© Dealing with winter losses is very sad but do not necessarily blame yourself - "where there is livestock, there is dead stock" is an old saying. In nature, more than 50% of colonies would perish in their first winter. Even in professionally managed apiaries where we would expect this figure to be an average of less than 10%, dealing with winter losses is still a fact of beekeeping life.
Some winters are naturally worse for honey bees than others but winter losses can be minimised. Colonies that have been treated for Varroa if necessary and well provisioned with stores well before autumn with a large population and a young queen are the most likely to survive winter. "Take your winter losses in autumn" is another old saying. This refers to the practice of uniting colonies in autumn that would otherwise be too small or have queens past their best to guarantee survival through the winter. These colonies can then be split again in the following season to bring colony numbers back again if required. As a rule of thumb we would advise colonies should have at least 5 combs of bees and queens should not go into their third winter but this naturally depends on the thumb.
Winter losses should be dealt with as early as possible in the year and as soon as possible after they are discovered. A hive with no flying bees whilst bees in other similar hives are flying can be an indication of winter loss (this is just one of many good reasons to maintain a minimum of two hives). Close observation should also be given to the behaviour of the workers at all hive entrances to see if any are being robbed out by others, an obvious sign of winter loss. These signs can be seen as early as January so keep a regular eye on your hives. Mark or record those that are possible winter losses for further investigation.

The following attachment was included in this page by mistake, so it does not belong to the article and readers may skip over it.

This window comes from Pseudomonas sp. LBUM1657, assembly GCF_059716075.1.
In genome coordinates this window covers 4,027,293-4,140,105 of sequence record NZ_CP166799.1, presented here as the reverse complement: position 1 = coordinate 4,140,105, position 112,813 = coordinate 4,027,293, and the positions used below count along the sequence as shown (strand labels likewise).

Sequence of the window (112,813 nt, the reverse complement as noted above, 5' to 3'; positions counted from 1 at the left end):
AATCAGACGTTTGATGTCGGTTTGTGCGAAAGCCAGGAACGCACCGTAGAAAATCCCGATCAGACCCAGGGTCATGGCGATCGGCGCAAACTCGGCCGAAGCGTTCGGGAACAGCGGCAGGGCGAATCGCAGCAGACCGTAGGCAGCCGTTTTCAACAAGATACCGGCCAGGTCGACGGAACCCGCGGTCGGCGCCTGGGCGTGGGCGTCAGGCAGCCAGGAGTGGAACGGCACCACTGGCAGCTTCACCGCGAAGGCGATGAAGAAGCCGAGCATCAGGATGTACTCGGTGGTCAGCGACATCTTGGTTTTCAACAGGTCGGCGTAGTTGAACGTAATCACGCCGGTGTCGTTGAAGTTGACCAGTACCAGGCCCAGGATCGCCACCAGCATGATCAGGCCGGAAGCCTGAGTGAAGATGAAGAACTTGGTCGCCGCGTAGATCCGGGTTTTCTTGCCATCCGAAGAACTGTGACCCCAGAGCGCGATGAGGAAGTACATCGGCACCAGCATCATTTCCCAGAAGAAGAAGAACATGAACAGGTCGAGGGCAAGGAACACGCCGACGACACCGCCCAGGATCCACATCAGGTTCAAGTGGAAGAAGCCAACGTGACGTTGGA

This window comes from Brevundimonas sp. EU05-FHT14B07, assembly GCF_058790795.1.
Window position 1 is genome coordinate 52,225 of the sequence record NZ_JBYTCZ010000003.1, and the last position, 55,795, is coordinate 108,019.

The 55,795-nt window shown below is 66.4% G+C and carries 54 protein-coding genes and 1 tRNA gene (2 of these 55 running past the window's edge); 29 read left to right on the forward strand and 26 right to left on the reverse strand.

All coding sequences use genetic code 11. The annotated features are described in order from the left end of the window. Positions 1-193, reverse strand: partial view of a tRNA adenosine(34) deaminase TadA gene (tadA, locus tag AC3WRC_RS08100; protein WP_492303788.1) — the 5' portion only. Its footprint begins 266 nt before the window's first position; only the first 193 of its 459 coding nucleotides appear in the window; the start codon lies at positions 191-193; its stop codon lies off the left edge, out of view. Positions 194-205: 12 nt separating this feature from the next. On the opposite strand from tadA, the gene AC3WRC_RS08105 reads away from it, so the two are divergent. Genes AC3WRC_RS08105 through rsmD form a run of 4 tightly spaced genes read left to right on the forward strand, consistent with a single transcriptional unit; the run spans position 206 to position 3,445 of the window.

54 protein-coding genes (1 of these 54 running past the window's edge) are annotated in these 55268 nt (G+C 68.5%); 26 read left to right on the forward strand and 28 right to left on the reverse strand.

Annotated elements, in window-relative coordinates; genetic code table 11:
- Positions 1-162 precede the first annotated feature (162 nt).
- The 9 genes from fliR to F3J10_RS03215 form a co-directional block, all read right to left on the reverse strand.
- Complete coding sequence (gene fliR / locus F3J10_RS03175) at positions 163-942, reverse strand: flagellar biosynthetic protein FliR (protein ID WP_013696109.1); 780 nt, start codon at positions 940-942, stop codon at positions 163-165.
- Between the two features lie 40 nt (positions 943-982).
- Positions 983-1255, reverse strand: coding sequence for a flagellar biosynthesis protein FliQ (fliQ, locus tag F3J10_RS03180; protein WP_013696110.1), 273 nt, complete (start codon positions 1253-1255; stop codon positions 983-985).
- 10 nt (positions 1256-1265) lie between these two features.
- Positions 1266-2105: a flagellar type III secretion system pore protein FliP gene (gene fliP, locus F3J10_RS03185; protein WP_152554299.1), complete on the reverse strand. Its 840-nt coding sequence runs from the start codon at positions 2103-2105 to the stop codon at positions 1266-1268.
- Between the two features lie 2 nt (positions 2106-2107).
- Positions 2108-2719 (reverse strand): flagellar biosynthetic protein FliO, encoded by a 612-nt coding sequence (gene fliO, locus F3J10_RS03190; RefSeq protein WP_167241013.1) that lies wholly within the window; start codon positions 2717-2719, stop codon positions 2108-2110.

Choose the first day possible when bees are flying from other hives to check those hives that are possible winter losses. It does not have to be warm enough for normal inspections i.e. 16°C, 60°F, this is just a quick check but be prepared in a bee suit. If you open the crownboard to be greeted by bees then close up again quickly and be pleased with your luck otherwise remove some frames to check there are no bees. There might be a small colony left that are too small to break cluster and fly whilst other hives are flying. The best that can be done in this case is close up and hope for the best for them until the season progresses.
As soon as the hive has been confirmed as a winter loss it should be removed from the apiary to a bee proof place. This is to prevent robbing by other colonies which is a problem in itself when it starts a robbing frenzy with every colony trying to rob every other. It is also a safeguard in case the hive is carrying an infectious disease which can be transmitted by robbing. Although infectious disease is not common it can be very difficult to diagnose when there are no bees left so every winter loss should be treated as if it was infectious just in case. If the hive cannot be removed immediately, securely block the entrance to prevent any other bees robbing the hive until it can be removed.
The hive should be sterilised, disinfected and renovated as soon as possible before the contents are taken over by mould and wax moths which will make the job harder.
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